Treatment with ibrutinib for WM will not be available on the NHS in England and Wales

NICE is not recommending ibrutinib for treating Waldenström’s macroglobulinaemia in adults who have had at least one previous treatment.

Logo for the National Institute for Health and Care Excellence (NICE)

The National Institute for Health and Care Excellence (NICE) has announced that it is not recommending ibrutinib for treating Waldenström’s macroglobulinaemia (WM). WM is the most common type of lymphoplasmacytic lymphoma (LPL), a rare type of non-Hodgkin lymphoma.

Ibrutinib has been available to patients in England via an NHS scheme called the Cancer Drug Fund. For new cancer drugs, NICE sometimes decides that although clinical trial results are promising, there is not yet enough evidence to recommend it for routine use. In this case, they might decide to make it available for a limited time – usually 2 years – while more evidence is being collected. At the end of the time limit, the drug is assessed by NICE again to decide if it should be funded routinely on the NHS.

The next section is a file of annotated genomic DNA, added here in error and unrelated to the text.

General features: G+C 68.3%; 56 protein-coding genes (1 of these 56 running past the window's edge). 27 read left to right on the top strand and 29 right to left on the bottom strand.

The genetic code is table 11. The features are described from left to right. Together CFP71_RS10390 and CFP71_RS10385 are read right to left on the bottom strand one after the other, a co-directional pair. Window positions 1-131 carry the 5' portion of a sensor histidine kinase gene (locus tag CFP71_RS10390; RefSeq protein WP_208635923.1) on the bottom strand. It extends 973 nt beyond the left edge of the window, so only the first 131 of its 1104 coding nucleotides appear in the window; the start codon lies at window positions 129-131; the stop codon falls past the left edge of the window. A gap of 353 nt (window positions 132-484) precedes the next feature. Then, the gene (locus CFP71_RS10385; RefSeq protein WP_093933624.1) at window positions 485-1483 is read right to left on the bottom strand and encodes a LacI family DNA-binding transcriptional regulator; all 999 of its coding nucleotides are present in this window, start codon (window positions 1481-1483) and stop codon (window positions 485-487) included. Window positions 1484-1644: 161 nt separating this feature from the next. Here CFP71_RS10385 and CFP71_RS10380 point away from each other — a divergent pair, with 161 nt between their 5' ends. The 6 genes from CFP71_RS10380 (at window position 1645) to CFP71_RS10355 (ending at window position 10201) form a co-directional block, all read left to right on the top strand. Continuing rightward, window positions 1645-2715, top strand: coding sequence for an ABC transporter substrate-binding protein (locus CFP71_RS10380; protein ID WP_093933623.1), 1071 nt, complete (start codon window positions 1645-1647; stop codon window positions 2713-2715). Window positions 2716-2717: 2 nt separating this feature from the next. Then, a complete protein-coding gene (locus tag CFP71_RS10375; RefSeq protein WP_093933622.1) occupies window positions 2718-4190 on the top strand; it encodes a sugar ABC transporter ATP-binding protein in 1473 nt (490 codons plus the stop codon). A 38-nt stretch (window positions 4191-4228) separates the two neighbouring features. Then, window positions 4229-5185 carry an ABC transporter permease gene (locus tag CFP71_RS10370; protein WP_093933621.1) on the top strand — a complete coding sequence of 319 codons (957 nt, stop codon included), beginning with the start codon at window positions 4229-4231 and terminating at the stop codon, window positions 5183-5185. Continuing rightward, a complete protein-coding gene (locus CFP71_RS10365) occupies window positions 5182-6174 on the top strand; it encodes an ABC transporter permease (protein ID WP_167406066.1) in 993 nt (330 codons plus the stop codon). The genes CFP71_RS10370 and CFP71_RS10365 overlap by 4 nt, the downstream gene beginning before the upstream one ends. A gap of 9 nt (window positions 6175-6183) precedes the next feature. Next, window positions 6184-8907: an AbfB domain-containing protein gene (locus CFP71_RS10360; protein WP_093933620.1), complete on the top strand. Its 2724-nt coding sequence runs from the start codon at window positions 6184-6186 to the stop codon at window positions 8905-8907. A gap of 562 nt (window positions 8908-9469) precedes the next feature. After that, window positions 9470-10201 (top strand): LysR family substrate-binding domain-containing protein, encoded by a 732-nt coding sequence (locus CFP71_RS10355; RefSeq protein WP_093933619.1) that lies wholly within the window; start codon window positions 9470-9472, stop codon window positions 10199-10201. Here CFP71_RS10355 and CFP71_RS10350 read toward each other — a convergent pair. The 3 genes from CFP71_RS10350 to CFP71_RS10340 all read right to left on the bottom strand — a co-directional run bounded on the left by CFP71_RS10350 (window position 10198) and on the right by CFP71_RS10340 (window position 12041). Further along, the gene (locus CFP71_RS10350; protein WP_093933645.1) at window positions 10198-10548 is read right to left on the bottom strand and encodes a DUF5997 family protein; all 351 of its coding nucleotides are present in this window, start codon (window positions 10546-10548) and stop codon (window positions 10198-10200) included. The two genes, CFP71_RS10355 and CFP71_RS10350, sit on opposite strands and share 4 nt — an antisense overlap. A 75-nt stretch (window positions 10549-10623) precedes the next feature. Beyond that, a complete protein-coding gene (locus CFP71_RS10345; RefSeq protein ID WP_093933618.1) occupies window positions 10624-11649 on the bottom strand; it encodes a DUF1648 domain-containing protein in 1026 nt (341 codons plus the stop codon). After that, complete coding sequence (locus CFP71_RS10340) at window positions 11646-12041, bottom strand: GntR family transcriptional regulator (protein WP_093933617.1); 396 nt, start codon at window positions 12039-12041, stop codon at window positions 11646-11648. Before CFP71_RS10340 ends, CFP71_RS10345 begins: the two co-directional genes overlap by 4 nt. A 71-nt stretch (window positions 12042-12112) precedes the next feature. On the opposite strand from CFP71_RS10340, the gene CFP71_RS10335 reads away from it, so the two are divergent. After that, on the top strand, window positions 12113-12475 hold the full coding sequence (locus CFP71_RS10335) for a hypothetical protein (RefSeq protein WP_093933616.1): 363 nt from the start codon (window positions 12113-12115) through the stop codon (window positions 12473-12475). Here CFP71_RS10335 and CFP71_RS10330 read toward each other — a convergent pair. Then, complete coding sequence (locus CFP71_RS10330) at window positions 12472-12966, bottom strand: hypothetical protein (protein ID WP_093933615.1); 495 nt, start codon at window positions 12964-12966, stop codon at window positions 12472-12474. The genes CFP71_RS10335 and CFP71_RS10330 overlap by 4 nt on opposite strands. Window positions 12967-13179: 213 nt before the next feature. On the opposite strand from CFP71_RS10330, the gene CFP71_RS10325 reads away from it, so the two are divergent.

NICE reviewed the new evidence from clinical trials and from people having treatment with ibrutinib in the NHS in the Cancer Drugs Fund. The evidence showed that ibrutinib improves how long people live before their condition gets worse and how long they live for, but, it is uncertain by how much it does this compared with chemoimmunotherapy. 

This new evidence did not change the original decision to not recommend ibrutinib for routine use. Your specialist should talk with you about other treatment options. If you were already being treated with ibrutinib before this guidance was published you should be able to continue until you and your specialist decide to stop. 

Find out more about drug development, approval and funding, or visit Lymphoma TrialsLink for the latest on clinical trials for lymphoma.

Published: 8 June 2022

Updated: 17 June 2022